Intelligence community gets a chief AI officer – Federal News Network

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The top U.S. spy office has tapped a research official to spearhead the intelligence community’s work on AI.

John Beieler, who serves as Director of National Intelligence Avril Haines’ top science and technology advisor, has been named chief artificial intelligence officer at the Office of the Director of National Intelligence. Beieler confirmed his additional role during a speech today at an event hosted by the Intelligence and National Security Alliance in Arlington, Va.

Beieler now leads a council of chief AI officers from the 18 elements of the intelligence community, including the CIA, the National Security Agency and the Defense Intelligence Agency. He said the council, which reports directly to Haines, has been meeting every two weeks for the last two months.

“What we’re focusing on as a group is AI governance,” Beieler said.

He said the group is writing the first IC-wide directive on AI. It will describe what intelligence agencies need to do to deploy AI and machine learning.

“Things like documentation, standards, [application programing interfaces], what sort of data documentation needs to happen, how all these things fit together, the responsible adoption, ongoing monitoring,” Beieler said, describing what goes into the directive. “The responsibility of an individual developer, the responsibility of management and leadership. We’re really focusing on that responsible, ethical adoption.”

He added that the directive will also lay out civil liberties and privacy protections that need to be included in the algorithms developed by the intelligence community.

The new AI council is also leading an update to ODNI’s AI strategy.

“We want to make sure that we have that one consolidated viewpoint of, what do we think is important for AI and the IC, to drive some of those resource conversations,” Beieler said.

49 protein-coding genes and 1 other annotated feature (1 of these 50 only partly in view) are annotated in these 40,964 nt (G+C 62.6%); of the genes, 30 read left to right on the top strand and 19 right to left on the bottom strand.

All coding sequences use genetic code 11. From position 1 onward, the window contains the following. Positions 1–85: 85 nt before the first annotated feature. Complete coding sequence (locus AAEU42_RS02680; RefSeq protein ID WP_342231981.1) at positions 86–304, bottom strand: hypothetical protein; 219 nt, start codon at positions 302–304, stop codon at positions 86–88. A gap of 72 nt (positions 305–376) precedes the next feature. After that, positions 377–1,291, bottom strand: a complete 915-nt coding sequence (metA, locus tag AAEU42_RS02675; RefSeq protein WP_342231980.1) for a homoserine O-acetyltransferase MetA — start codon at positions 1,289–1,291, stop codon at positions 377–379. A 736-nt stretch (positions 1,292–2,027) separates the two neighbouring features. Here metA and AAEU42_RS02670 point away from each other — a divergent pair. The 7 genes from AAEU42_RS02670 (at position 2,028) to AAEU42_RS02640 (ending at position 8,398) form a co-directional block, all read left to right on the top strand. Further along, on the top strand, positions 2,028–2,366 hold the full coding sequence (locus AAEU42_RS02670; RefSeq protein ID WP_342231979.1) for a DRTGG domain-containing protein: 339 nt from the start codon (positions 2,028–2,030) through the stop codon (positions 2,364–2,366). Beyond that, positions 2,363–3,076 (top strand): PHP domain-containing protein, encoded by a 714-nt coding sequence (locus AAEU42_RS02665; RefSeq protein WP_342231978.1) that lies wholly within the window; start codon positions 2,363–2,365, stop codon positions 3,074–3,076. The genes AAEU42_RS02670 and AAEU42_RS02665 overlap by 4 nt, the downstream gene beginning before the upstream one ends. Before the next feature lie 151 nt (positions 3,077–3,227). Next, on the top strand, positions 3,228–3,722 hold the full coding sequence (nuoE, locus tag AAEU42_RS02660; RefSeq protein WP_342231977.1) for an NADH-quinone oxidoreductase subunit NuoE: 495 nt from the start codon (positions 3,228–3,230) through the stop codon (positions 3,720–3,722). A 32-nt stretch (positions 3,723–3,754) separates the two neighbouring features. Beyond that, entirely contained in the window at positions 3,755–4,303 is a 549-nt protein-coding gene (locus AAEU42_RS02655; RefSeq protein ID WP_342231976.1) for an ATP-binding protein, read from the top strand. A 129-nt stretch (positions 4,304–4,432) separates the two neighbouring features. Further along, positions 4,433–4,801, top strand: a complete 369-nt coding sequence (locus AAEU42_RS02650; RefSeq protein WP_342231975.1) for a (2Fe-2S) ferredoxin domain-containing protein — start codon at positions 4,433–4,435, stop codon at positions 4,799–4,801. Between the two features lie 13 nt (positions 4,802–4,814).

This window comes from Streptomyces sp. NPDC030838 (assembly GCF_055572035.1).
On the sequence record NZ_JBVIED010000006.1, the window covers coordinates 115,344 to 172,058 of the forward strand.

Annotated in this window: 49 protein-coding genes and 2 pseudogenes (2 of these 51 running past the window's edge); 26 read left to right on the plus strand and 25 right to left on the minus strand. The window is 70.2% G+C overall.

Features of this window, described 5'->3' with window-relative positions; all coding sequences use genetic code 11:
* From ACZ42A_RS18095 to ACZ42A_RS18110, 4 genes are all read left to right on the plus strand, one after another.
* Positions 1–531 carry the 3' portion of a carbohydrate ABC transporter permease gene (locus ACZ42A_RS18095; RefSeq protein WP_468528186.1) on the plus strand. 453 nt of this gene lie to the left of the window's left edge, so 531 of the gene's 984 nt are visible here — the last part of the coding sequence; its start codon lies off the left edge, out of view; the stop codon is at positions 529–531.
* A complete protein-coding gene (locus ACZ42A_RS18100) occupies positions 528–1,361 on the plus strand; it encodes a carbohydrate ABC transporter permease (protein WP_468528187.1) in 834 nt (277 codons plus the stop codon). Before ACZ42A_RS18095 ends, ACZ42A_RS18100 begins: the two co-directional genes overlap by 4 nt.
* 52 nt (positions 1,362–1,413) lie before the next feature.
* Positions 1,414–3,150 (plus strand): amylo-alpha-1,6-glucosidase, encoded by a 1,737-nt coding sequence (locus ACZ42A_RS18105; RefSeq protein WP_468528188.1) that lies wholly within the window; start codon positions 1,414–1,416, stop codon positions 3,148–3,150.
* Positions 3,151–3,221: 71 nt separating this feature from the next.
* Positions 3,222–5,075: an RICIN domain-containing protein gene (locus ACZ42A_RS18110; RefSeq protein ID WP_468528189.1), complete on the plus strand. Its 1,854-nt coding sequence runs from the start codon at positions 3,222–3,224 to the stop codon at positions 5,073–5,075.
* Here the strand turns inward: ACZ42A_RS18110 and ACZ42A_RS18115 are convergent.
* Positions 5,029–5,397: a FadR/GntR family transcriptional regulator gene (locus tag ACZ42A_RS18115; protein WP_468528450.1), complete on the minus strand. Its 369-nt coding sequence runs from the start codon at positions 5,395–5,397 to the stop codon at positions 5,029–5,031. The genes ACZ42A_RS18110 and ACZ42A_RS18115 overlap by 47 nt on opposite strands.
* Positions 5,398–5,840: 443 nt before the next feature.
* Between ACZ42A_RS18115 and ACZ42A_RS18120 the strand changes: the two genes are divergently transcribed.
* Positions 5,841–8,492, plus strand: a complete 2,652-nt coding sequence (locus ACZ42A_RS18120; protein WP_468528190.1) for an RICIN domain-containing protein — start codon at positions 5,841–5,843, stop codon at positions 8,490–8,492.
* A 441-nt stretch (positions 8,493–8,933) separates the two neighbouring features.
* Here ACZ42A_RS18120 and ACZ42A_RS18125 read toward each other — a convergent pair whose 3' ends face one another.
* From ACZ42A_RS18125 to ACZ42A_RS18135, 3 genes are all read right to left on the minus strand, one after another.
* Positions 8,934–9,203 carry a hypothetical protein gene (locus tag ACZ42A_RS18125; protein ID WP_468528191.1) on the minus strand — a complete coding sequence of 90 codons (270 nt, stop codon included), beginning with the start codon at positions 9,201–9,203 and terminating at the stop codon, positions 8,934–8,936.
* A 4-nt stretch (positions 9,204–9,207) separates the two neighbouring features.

Concerned with rapid advances in AI by China and other countries, lawmakers have also urged the intelligence community to prioritize the adoption of AI, with safeguards.

The Fiscal 2024 National Defense Authorization Act directs the DNI to establish new policies “for the acquisition, adoption, development, use, coordination, and maintenance of artificial intelligence capabilities,” including minimum guidelines for the performance of AI models used by spy agencies.

Beieler has a background in data science and machine learning. Prior to joining ODNI in 2019, he led research programs on human language technology, machine learning and vulnerabilities in AI at the Intelligence Advanced Research Projects Agency.

At ODNI, he has also helped lead the intelligence community’s Augmenting Intelligence using Machines or “AIM” strategy. With many intel agencies dealing with a deluge of data, the goal of AIM has been to coordinate the adoption of AI and automation across spy agencies.

While spy agencies have used forms of artificial intelligence and machine learning for decades, the emergence of widely available large language models like ChatGPT has added both new considerations and renewed urgency to the AI race.

“A lot of this is focused on making sure that folks that are using these tools understand them,” Beieler said.

ODNI has already funded various training and upskilling programs across intelligence agencies. And he acknowledged the challenges with generative AI and other large language models, such as hallucination errors, copyright issues, and privacy concerns.

“Getting analysts, collectors and the broad base of the IC workforce familiar with these things, so they understand some of these failure modes, but doing that in such a way that they don’t immediately write off the technology,” Beieler said. “That’s the tricky part in upskilling across the workforce.”

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